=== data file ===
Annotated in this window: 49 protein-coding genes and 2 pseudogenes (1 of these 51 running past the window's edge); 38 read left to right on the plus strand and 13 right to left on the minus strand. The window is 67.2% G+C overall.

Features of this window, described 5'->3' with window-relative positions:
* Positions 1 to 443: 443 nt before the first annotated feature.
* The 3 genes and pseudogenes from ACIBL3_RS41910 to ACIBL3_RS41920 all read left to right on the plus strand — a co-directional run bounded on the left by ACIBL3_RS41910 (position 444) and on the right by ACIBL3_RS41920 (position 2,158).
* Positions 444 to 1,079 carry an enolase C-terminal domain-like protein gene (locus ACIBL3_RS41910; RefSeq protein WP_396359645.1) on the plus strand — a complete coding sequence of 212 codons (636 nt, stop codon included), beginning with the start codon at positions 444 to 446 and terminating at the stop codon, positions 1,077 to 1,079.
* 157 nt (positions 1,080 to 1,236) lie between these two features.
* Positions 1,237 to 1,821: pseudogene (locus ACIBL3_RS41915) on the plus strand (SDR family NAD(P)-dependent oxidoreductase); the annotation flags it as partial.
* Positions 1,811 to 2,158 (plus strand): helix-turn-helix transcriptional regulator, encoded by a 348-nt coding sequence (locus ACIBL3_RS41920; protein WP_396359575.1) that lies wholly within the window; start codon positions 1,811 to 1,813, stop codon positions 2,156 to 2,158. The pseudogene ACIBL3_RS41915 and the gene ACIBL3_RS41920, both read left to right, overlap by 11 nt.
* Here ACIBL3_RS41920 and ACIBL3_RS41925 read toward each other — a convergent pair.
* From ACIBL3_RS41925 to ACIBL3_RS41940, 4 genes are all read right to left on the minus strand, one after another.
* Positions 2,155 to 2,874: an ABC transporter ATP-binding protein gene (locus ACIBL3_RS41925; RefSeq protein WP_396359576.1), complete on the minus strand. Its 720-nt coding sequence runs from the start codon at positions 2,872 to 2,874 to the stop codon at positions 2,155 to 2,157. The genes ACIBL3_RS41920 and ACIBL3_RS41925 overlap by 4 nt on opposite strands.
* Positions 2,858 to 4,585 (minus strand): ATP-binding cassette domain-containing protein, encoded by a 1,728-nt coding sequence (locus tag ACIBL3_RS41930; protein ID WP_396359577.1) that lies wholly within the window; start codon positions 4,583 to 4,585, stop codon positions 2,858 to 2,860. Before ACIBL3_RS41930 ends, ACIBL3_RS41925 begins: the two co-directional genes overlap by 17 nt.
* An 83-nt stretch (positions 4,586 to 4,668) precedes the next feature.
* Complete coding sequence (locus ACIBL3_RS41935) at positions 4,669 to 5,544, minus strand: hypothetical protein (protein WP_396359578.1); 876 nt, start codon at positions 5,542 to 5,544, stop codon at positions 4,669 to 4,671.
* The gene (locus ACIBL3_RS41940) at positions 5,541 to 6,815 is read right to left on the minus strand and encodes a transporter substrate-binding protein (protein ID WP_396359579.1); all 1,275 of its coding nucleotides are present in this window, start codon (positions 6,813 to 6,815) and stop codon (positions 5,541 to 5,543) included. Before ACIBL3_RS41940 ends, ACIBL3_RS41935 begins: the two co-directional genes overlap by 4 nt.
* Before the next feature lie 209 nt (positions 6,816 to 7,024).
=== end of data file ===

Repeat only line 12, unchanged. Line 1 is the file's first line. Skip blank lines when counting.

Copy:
* Positions 2,858 to 4,585 (minus strand): ATP-binding cassette domain-containing protein, encoded by a 1,728-nt coding sequence (locus tag ACIBL3_RS41930; protein ID WP_396359577.1) that lies wholly within the window; start codon positions 4,583 to 4,585, stop codon positions 2,858 to 2,860. Before ACIBL3_RS41930 ends, ACIBL3_RS41925 begins: the two co-directional genes overlap by 17 nt.